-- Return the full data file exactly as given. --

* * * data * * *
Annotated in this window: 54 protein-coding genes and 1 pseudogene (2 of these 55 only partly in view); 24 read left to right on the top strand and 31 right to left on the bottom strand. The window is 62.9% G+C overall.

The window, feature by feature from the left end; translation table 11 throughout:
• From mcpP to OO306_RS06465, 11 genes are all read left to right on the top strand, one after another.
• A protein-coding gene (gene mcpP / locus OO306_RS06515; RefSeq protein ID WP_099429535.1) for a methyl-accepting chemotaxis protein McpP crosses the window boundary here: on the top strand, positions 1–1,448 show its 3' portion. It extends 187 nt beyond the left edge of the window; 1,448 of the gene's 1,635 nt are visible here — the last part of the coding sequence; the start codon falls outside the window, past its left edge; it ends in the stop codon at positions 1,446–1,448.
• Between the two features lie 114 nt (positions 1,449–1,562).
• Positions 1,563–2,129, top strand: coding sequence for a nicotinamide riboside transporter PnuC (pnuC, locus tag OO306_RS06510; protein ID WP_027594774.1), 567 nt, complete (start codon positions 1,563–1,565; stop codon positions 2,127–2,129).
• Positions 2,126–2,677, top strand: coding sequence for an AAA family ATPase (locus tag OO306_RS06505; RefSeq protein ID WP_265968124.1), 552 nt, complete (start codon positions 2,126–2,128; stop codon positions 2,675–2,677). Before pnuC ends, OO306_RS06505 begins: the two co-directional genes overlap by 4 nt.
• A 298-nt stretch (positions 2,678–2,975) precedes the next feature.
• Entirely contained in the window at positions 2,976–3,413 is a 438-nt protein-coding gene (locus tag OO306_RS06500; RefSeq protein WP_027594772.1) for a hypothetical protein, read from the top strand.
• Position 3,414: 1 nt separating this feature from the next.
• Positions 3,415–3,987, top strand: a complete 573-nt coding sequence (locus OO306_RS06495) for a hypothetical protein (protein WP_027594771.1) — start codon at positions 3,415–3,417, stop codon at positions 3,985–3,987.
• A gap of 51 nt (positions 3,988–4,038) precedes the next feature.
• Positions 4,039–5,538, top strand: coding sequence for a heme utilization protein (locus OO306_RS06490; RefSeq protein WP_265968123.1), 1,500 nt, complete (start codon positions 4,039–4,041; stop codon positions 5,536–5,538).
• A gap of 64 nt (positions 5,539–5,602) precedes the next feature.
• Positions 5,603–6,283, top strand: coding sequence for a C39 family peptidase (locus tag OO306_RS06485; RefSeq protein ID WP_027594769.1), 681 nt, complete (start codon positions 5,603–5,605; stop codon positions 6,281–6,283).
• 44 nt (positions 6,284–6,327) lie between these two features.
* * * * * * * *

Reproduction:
Annotated in this window: 54 protein-coding genes and 1 pseudogene (2 of these 55 only partly in view); 24 read left to right on the top strand and 31 right to left on the bottom strand. The window is 62.9% G+C overall.

The window, feature by feature from the left end; translation table 11 throughout:
• From mcpP to OO306_RS06465, 11 genes are all read left to right on the top strand, one after another.
• A protein-coding gene (gene mcpP / locus OO306_RS06515; RefSeq protein ID WP_099429535.1) for a methyl-accepting chemotaxis protein McpP crosses the window boundary here: on the top strand, positions 1–1,448 show its 3' portion. It extends 187 nt beyond the left edge of the window; 1,448 of the gene's 1,635 nt are visible here — the last part of the coding sequence; the start codon falls outside the window, past its left edge; it ends in the stop codon at positions 1,446–1,448.
• Between the two features lie 114 nt (positions 1,449–1,562).
• Positions 1,563–2,129, top strand: coding sequence for a nicotinamide riboside transporter PnuC (pnuC, locus tag OO306_RS06510; protein ID WP_027594774.1), 567 nt, complete (start codon positions 1,563–1,565; stop codon positions 2,127–2,129).
• Positions 2,126–2,677, top strand: coding sequence for an AAA family ATPase (locus tag OO306_RS06505; RefSeq protein ID WP_265968124.1), 552 nt, complete (start codon positions 2,126–2,128; stop codon positions 2,675–2,677). Before pnuC ends, OO306_RS06505 begins: the two co-directional genes overlap by 4 nt.
• A 298-nt stretch (positions 2,678–2,975) precedes the next feature.
• Entirely contained in the window at positions 2,976–3,413 is a 438-nt protein-coding gene (locus tag OO306_RS06500; RefSeq protein WP_027594772.1) for a hypothetical protein, read from the top strand.
• Position 3,414: 1 nt separating this feature from the next.
• Positions 3,415–3,987, top strand: a complete 573-nt coding sequence (locus OO306_RS06495) for a hypothetical protein (protein WP_027594771.1) — start codon at positions 3,415–3,417, stop codon at positions 3,985–3,987.
• A gap of 51 nt (positions 3,988–4,038) precedes the next feature.
• Positions 4,039–5,538, top strand: coding sequence for a heme utilization protein (locus OO306_RS06490; RefSeq protein WP_265968123.1), 1,500 nt, complete (start codon positions 4,039–4,041; stop codon positions 5,536–5,538).
• A gap of 64 nt (positions 5,539–5,602) precedes the next feature.
• Positions 5,603–6,283, top strand: coding sequence for a C39 family peptidase (locus tag OO306_RS06485; RefSeq protein ID WP_027594769.1), 681 nt, complete (start codon positions 5,603–5,605; stop codon positions 6,281–6,283).
• 44 nt (positions 6,284–6,327) lie between these two features.